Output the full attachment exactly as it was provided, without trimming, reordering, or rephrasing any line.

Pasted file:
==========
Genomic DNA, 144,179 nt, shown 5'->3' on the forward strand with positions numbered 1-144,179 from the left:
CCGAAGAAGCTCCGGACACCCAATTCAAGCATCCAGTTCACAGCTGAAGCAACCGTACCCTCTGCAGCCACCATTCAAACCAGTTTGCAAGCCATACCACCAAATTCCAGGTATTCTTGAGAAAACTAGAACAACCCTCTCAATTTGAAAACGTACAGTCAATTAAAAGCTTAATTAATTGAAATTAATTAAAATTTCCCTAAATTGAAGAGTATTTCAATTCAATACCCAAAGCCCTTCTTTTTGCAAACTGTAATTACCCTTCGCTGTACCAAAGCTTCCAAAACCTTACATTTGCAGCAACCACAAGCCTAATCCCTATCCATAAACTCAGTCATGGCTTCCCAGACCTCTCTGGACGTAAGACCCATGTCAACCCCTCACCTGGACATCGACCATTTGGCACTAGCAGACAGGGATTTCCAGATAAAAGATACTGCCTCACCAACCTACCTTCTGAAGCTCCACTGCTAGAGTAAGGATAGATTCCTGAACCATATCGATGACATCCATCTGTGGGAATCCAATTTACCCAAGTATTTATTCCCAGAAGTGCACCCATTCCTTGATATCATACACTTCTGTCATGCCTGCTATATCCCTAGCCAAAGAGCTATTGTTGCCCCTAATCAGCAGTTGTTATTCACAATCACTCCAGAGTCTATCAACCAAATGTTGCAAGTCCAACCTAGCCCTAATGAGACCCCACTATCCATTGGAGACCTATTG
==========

Genomic DNA, 144,179 nt, shown 5'->3' on the forward strand with positions numbered 1-144,179 from the left:
CCGAAGAAGCTCCGGACACCCAATTCAAGCATCCAGTTCACAGCTGAAGCAACCGTACCCTCTGCAGCCACCATTCAAACCAGTTTGCAAGCCATACCACCAAATTCCAGGTATTCTTGAGAAAACTAGAACAACCCTCTCAATTTGAAAACGTACAGTCAATTAAAAGCTTAATTAATTGAAATTAATTAAAATTTCCCTAAATTGAAGAGTATTTCAATTCAATACCCAAAGCCCTTCTTTTTGCAAACTGTAATTACCCTTCGCTGTACCAAAGCTTCCAAAACCTTACATTTGCAGCAACCACAAGCCTAATCCCTATCCATAAACTCAGTCATGGCTTCCCAGACCTCTCTGGACGTAAGACCCATGTCAACCCCTCACCTGGACATCGACCATTTGGCACTAGCAGACAGGGATTTCCAGATAAAAGATACTGCCTCACCAACCTACCTTCTGAAGCTCCACTGCTAGAGTAAGGATAGATTCCTGAACCATATCGATGACATCCATCTGTGGGAATCCAATTTACCCAAGTATTTATTCCCAGAAGTGCACCCATTCCTTGATATCATACACTTCTGTCATGCCTGCTATATCCCTAGCCAAAGAGCTATTGTTGCCCCTAATCAGCAGTTGTTATTCACAATCACTCCAGAGTCTATCAACCAAATGTTGCAAGTCCAACCTAGCCCTAATGAGACCCCACTATCCATTGGAGACCTATTG